Telemedicine has evolved rapidly as a result of the pandemic and can be innovative way of delivering health care to select groups of patients from a distance virtually. Technology can be utilised for the benefit of patients, ensuring safety and regulations are upheld.

Healthcare professionals can aid each other for advice and opinions worldwide, particularly enabling global teaching webinars to disseminate ideas and experiences.

Hence, telemedicine a rapidly growing field that offers a multitude of potential benefits to patients and medical professionals alike. In this article, Gurjeet Jutley, Glaucoma Surgeon Oxford and team, discuss how telemedicine can benefit glaucoma patients.

Evolution of Telemedicine post pandemic

The pandemic has challenged ophthalmic services to maintain delivery of timely, high quality care with restrictions including upholding safe distancing and COVID-safe santisation. Telemedicine and creating virtual clinics are excellent modalities to supplement face-face care.

The concept of the virtual clinic can help to provide extra capacity for unmet demand within a subset of stable patient cohort. Proof of concept studies have revealed that patients do not always require a face-to-face interaction with a doctor at every hospital visit, with safe and effective service being delivered in a “virtual clinic”.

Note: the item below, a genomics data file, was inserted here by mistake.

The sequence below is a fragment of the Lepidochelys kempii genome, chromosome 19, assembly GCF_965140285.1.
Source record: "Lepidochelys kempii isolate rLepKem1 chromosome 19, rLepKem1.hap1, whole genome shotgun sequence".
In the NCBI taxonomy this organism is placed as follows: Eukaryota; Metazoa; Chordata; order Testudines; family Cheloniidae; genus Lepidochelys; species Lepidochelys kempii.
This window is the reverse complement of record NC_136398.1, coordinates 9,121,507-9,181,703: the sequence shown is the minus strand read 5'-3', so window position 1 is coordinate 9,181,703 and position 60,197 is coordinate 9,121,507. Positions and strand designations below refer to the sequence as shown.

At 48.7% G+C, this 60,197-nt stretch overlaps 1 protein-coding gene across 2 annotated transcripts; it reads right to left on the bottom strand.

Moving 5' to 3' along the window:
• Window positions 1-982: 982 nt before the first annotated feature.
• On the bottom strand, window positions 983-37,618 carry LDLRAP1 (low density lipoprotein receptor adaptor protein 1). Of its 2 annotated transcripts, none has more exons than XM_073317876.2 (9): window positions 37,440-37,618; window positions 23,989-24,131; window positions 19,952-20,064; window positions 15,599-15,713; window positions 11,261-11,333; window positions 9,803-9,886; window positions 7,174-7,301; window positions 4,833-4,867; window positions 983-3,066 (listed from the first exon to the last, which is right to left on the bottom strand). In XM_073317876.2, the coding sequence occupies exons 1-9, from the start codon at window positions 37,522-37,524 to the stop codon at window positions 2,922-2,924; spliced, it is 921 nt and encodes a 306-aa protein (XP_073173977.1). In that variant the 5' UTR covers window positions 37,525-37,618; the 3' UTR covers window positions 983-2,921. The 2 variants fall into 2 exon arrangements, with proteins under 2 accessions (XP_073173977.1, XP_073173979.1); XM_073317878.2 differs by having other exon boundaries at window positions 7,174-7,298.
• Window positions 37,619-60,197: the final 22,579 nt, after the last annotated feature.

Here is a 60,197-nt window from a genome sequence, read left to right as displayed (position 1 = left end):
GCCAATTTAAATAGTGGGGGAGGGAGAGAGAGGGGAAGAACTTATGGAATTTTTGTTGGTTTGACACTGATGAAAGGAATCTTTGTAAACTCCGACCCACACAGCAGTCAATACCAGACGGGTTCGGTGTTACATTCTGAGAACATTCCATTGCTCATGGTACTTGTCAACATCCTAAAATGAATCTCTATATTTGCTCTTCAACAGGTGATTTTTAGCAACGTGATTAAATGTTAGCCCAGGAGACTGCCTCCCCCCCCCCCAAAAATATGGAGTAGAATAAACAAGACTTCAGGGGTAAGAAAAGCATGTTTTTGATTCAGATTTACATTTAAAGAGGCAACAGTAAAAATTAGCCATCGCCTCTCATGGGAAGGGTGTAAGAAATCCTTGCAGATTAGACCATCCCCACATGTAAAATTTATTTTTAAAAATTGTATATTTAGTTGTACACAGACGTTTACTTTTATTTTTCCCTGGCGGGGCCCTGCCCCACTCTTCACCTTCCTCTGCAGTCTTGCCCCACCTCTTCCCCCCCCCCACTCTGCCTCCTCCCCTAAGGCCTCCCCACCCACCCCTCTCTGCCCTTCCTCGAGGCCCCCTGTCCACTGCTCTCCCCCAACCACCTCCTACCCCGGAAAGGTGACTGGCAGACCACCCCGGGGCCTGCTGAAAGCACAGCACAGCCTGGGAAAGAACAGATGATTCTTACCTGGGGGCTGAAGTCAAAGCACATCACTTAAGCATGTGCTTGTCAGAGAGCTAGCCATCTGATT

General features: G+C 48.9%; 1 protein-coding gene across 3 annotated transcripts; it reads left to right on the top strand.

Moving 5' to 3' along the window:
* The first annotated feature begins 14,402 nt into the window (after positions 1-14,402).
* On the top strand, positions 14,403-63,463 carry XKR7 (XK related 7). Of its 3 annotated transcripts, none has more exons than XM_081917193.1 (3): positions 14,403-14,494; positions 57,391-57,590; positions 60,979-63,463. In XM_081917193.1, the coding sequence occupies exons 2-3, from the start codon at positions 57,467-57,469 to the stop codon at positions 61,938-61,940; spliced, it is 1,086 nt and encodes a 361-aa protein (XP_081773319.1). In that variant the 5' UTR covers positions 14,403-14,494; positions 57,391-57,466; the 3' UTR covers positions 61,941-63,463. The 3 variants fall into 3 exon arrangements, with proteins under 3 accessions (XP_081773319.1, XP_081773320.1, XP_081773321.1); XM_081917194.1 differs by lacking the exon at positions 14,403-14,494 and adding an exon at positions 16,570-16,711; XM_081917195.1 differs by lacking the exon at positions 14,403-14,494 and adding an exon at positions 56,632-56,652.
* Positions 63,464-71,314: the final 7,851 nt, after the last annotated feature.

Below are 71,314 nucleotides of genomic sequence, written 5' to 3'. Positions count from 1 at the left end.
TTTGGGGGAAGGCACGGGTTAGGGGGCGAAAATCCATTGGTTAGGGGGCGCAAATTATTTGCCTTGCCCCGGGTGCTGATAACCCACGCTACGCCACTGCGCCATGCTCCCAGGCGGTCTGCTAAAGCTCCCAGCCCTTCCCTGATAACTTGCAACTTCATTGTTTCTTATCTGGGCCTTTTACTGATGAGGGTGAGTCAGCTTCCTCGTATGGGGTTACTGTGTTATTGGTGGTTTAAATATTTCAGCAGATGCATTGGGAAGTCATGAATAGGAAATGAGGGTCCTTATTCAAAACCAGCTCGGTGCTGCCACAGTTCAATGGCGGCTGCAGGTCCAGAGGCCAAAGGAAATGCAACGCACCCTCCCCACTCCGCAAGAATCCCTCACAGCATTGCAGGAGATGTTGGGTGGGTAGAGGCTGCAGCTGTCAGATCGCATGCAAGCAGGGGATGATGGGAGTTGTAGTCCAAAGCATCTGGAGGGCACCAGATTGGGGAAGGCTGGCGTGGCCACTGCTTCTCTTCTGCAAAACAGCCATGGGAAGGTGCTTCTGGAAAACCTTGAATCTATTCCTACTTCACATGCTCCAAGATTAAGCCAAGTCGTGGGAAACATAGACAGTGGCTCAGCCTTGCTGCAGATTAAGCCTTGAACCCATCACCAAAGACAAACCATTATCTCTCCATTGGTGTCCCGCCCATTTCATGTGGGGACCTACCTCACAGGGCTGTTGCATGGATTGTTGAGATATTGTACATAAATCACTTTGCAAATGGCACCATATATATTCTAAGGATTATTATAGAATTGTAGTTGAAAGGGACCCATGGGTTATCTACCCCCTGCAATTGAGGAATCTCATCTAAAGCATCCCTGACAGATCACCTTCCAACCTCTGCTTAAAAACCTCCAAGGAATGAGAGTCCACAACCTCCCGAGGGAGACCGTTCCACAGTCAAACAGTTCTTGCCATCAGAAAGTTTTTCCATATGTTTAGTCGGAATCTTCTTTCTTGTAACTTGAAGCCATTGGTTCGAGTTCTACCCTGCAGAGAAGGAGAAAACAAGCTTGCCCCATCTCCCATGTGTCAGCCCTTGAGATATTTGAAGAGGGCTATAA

How does telemedicine work?

The concept of telemedicine is very straightforward, whereby a consultation or appointment with a Doctor is made over the phone or using a platform like Zoom/Teams. This of course enables real-time communication, i.e. ‘interactive medicine’.

Multiple models exist which have some evidence supporting them. For example, the ‘store and forward’ model allows doctors to share patient information with other physicians. Remote Patient Modelling is a step beyond this model where mobile medical devices are used to collect data such as intraocular pressure and then to monitor the patient status.

Of course, caution must be upheld as telemedicine can never be a complete substitute for face-to-face healthcare.

How can telemedicine benefit glaucoma management?

Currently, virtual clinics whereby technicians have accrued the dataset of pressures, vision, fields and OCT work extremely well in the low-medium risk patients. Future innovations should include:

  • Opinions from further afield
  • Remote Management of allergic symptoms
  • With time patients could benefit from a continuous flow of information regarding the patient’s disease status.
  • In other words, glaucoma care becomes easier and more efficient.


Telemedicine is evolving, with an acceleration post pandemic. With improving technology, it can be a dynamic way to help all patients. It can be postulated that telemedicine will continue to be a prominent model to help deliver healthcare. Of course, it will be interesting to see what new technological developments will emerge to facilitate this.